Lot Taken Captive by the Army of the Four Kings from Prudentius, Carmina by Unknown, Region of Lake Constance

Unknown, Region of Lake Constance

Lot Taken Captive by the Army of the Four Kings, from Prudentius, Carmina, c.900, Illumination on parchment, 273/283 x 215/220 mm, Burgerbibliothek, Bern, Cod. 264, fol. 31r (p.61), Digital Colorchecker – Prudentius, Carmina (https://www.e-codices.ch/en/list/one/bbb/0264)

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Sacking Sodom

Commentary by

This illumination presents the poignant moment when the army of the four kings from Mesopotamia, after seizing Sodom, are taking away the inhabitants and their goods (Genesis 14:11–12). The manuscript was probably produced at the beginning of the tenth century in the area of Lake Constance (Reichenau), and illustrates the Prologue of Prudentius’s Psychomachia, a sixth-century poem narrating the fight between virtues and vices. Between the ninth and the tenth centuries, glosses were added to Prudentius’s text to clarify and comment upon its allegorical meanings. In this manuscript, the glosses in the right margin explain that the kings represent the vices, and Abraham the fight against evil.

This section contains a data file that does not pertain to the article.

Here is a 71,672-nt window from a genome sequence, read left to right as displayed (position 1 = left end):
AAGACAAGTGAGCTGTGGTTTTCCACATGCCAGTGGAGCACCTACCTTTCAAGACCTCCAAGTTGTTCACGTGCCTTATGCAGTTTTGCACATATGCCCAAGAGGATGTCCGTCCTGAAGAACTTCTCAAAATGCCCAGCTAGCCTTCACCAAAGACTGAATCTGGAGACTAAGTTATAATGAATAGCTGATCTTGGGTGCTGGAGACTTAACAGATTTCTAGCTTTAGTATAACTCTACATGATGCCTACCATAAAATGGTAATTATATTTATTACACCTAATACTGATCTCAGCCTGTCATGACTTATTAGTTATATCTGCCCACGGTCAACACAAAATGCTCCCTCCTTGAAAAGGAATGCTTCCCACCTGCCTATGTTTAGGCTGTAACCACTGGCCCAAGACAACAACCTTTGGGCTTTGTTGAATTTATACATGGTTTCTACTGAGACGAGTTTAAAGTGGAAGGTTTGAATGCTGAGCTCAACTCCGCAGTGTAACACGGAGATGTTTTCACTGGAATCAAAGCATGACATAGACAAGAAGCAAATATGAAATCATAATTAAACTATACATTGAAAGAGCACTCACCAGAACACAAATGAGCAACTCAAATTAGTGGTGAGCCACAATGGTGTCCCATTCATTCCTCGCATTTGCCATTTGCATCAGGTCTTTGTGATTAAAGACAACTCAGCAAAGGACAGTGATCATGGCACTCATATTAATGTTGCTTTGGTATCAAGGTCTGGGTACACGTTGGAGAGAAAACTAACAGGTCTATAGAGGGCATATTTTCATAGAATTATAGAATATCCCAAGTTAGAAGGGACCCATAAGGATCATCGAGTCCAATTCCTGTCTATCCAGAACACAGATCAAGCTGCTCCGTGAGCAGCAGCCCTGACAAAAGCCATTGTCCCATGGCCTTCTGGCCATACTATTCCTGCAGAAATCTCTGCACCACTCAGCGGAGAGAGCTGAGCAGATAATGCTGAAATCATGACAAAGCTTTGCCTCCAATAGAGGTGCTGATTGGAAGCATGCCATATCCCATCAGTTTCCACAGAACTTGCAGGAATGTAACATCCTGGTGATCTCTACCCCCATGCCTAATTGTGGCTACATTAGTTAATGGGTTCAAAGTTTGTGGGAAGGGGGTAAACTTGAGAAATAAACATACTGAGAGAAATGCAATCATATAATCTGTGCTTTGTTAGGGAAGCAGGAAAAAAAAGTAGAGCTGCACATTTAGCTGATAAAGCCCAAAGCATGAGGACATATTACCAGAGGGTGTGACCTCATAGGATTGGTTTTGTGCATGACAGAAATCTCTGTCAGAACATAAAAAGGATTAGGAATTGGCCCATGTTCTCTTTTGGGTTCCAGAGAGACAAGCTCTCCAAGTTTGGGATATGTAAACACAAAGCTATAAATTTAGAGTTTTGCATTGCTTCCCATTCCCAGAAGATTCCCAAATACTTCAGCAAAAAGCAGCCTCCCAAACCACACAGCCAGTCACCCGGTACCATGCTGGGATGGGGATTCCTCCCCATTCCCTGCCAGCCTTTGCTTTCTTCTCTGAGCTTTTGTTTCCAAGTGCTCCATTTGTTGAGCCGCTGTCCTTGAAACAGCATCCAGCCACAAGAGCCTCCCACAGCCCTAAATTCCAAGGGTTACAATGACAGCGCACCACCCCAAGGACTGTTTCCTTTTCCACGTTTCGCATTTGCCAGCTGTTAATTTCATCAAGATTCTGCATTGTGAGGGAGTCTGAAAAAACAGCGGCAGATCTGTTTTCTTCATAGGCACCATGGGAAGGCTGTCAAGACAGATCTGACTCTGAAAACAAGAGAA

The folio is divided into two parts. While the upper section contains the first fourteen verses of the Psychomachia (and some glosses), the lower part visualizes and comments upon the biblical narrative. Five soldiers, riding their imposing horses, have just left Sodom. The city, enclosed by crenellated walls with angular towers, appears abandoned but not destroyed. The soldiers drive the captives (including Lot) from the city, tormenting them with their lances. Below the captives, animals represent the food and possessions seized by the conquerors.

The artist enhances the pathos of the story through a juxtaposition of facial expressions, showing us the resigned attitude of the prisoners, the mute dialogue of the soldiers, and the ruthless expression of the horses. Some of the kings are depicted wearing scale armour and conical helmets, whose representation occurs more frequently in Byzantine manuscripts (Coupland 1990: 30–31). Through the depiction of exotic elements, the artist might have been referring to the relatively remote geographical provenance of the army.

This illuminated page has many different layers of meaning. On the one hand, it presents the biblical narration of Lot taken captive by the conquerors. On the other, Prudentius’s text and its glosses invite the viewer to explore the deeper allegorical significance of the scene: the kings represent the senses, and here Lot is subjugated by them. In this way—by extension­—the battle of Abram represents an ongoing, life-and-death battle against sin.



Coupland, Simon. 1990. ‘Carolingian Arms and Armor in the Ninth Century’, Viator, 21: 29–50